Old customs have been replaced by updated knowledge on reproductive health care skills that Ngoc grasped during her 18-month training course.
“I provide counseling to women in the village on the risks of unsafe delivery. I advised pregnant women to visit communal health clinics for check-ups and delivery for the safety of both mother and their babies,” Ngoc said.
Apart from performing antenatal care for and assisting deliveries, she also took part in communication activities to promote safer health practices in the community.
Ngoc called on local residents to use condoms or other contraceptive methods so that their children would receive better care and they have more time for themselves.
Thanks to her efforts, the number of women who give birth to a third child has been reduced from 35 per cent in 2009 to 8.7 per cent last year.
Village midwives honoured at the ceremony on March 7th for excellence achievements in protecting and caring for mother and children’s health. (Photo: VNA)
The rate of pre-natal check-ups increased from 50 per cent in 2009 to 93 per cent in 2017, while the rate of delivery in health clinics increased from 20 per cent in 2009 to 60.9 per cent in 2017.
“Pregnant women now go to clinics regularly to examine the fetus and vaccinate children," she said proudly.
With her contributions, Ngoc received the certificate of merit from the Ministry of Health and was among 66 village birth attendants honoured at the ceremony for excellent achievements in protecting and caring for maternal and children’s health held late last month.
Ngoc said she has delivered almost 100 babies to pregnant mothers who cannot afford to travel to the nearest health centres over the past eight years.
She still remembered the first delivery she assisted.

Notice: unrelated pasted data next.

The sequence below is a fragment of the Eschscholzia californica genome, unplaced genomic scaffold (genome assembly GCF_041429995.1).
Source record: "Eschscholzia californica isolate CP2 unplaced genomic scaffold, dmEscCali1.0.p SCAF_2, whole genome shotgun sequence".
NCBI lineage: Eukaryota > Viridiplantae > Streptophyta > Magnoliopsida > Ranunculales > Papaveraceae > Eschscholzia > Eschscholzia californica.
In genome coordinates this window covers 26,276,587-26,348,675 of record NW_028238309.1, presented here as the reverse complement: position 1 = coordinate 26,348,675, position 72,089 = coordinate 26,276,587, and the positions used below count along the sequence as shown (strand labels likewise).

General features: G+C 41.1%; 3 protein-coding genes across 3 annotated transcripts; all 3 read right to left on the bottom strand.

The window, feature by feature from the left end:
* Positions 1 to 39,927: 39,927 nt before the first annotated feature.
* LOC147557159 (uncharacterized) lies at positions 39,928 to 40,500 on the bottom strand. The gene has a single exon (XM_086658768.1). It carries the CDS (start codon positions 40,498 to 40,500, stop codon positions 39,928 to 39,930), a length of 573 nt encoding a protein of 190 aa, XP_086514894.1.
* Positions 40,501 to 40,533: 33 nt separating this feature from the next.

One day, a husband told her that his wife went into labour. When she arrived, she saw that the baby’s head was going to be out. At that time, she was afraid that the mother would be infected but she tried her best to help her until she finished the birth safely.
After that, the family was very grateful to her and she felt happy.
“At first, villagers didn’t trust me but then some pregnant mothers gave birth safely with my assistance. They were satisfied and trusted me more and gradually I gained a reputation,” Ngoc said with a big smile.
Theu Hai Xuan, a local resident, said: “My neighbours have given birth with the assistance of Ngoc. My sisters also had her support so I believe her. She is very dedicated.”
According to Ngoc, the biggest concern of most village birth attendants is that they haven’t received financial support from the Government although they have undergone training and worked for a long time.
Training courses should be organised regularly with a view to enhance the knowledge and professional skills of village birth attendants.
She hoped that the problems would be solved so that they could make more contributions to the health care service for mother and child.
“I love this job very much. I will try my best to help villagers so that there will be no more maternal and neonatal deaths.”